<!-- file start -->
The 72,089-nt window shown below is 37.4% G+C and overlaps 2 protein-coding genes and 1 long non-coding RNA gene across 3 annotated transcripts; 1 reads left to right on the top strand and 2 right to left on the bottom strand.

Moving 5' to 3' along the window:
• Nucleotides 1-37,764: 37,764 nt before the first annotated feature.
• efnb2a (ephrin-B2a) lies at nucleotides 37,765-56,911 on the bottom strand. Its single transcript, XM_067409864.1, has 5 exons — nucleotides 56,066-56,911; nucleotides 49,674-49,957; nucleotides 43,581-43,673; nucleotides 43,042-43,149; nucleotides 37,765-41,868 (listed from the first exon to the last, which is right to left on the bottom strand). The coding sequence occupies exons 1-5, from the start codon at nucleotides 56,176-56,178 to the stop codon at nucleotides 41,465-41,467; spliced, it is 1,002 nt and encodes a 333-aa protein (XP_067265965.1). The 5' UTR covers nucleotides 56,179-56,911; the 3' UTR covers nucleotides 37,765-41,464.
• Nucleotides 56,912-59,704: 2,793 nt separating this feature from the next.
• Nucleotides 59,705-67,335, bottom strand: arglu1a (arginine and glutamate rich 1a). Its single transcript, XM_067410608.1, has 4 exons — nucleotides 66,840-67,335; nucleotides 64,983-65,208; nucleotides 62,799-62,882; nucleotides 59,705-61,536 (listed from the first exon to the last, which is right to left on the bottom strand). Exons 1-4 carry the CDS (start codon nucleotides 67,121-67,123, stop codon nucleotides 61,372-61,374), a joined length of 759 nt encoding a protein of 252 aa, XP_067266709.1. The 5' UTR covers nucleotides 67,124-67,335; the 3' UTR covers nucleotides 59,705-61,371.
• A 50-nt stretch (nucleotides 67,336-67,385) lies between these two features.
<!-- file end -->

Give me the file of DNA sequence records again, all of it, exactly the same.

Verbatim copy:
The 72,089-nt window shown below is 37.4% G+C and overlaps 2 protein-coding genes and 1 long non-coding RNA gene across 3 annotated transcripts; 1 reads left to right on the top strand and 2 right to left on the bottom strand.

Moving 5' to 3' along the window:
• Nucleotides 1-37,764: 37,764 nt before the first annotated feature.
• efnb2a (ephrin-B2a) lies at nucleotides 37,765-56,911 on the bottom strand. Its single transcript, XM_067409864.1, has 5 exons — nucleotides 56,066-56,911; nucleotides 49,674-49,957; nucleotides 43,581-43,673; nucleotides 43,042-43,149; nucleotides 37,765-41,868 (listed from the first exon to the last, which is right to left on the bottom strand). The coding sequence occupies exons 1-5, from the start codon at nucleotides 56,176-56,178 to the stop codon at nucleotides 41,465-41,467; spliced, it is 1,002 nt and encodes a 333-aa protein (XP_067265965.1). The 5' UTR covers nucleotides 56,179-56,911; the 3' UTR covers nucleotides 37,765-41,464.
• Nucleotides 56,912-59,704: 2,793 nt separating this feature from the next.
• Nucleotides 59,705-67,335, bottom strand: arglu1a (arginine and glutamate rich 1a). Its single transcript, XM_067410608.1, has 4 exons — nucleotides 66,840-67,335; nucleotides 64,983-65,208; nucleotides 62,799-62,882; nucleotides 59,705-61,536 (listed from the first exon to the last, which is right to left on the bottom strand). Exons 1-4 carry the CDS (start codon nucleotides 67,121-67,123, stop codon nucleotides 61,372-61,374), a joined length of 759 nt encoding a protein of 252 aa, XP_067266709.1. The 5' UTR covers nucleotides 67,124-67,335; the 3' UTR covers nucleotides 59,705-61,371.
• A 50-nt stretch (nucleotides 67,336-67,385) lies between these two features.